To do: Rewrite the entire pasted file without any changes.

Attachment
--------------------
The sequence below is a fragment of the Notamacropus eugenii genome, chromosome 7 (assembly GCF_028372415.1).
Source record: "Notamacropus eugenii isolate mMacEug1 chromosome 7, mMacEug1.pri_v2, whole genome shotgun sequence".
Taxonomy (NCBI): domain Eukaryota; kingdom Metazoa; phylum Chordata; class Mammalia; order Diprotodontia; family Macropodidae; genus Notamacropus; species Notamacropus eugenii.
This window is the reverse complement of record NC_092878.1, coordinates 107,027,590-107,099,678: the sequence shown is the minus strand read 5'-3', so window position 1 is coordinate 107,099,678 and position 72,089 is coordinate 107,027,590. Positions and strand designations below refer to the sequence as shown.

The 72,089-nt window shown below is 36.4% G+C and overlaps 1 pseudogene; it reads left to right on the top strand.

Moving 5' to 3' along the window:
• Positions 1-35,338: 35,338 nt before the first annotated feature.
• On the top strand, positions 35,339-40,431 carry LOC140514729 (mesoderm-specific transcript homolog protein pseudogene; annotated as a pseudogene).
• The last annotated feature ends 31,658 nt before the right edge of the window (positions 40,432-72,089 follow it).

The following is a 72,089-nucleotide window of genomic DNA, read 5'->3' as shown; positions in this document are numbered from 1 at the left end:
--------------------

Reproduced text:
The sequence below is a fragment of the Notamacropus eugenii genome, chromosome 7 (assembly GCF_028372415.1).
Source record: "Notamacropus eugenii isolate mMacEug1 chromosome 7, mMacEug1.pri_v2, whole genome shotgun sequence".
Taxonomy (NCBI): domain Eukaryota; kingdom Metazoa; phylum Chordata; class Mammalia; order Diprotodontia; family Macropodidae; genus Notamacropus; species Notamacropus eugenii.
This window is the reverse complement of record NC_092878.1, coordinates 107,027,590-107,099,678: the sequence shown is the minus strand read 5'-3', so window position 1 is coordinate 107,099,678 and position 72,089 is coordinate 107,027,590. Positions and strand designations below refer to the sequence as shown.

The 72,089-nt window shown below is 36.4% G+C and overlaps 1 pseudogene; it reads left to right on the top strand.

Moving 5' to 3' along the window:
• Positions 1-35,338: 35,338 nt before the first annotated feature.
• On the top strand, positions 35,339-40,431 carry LOC140514729 (mesoderm-specific transcript homolog protein pseudogene; annotated as a pseudogene).
• The last annotated feature ends 31,658 nt before the right edge of the window (positions 40,432-72,089 follow it).

The following is a 72,089-nucleotide window of genomic DNA, read 5'->3' as shown; positions in this document are numbered from 1 at the left end: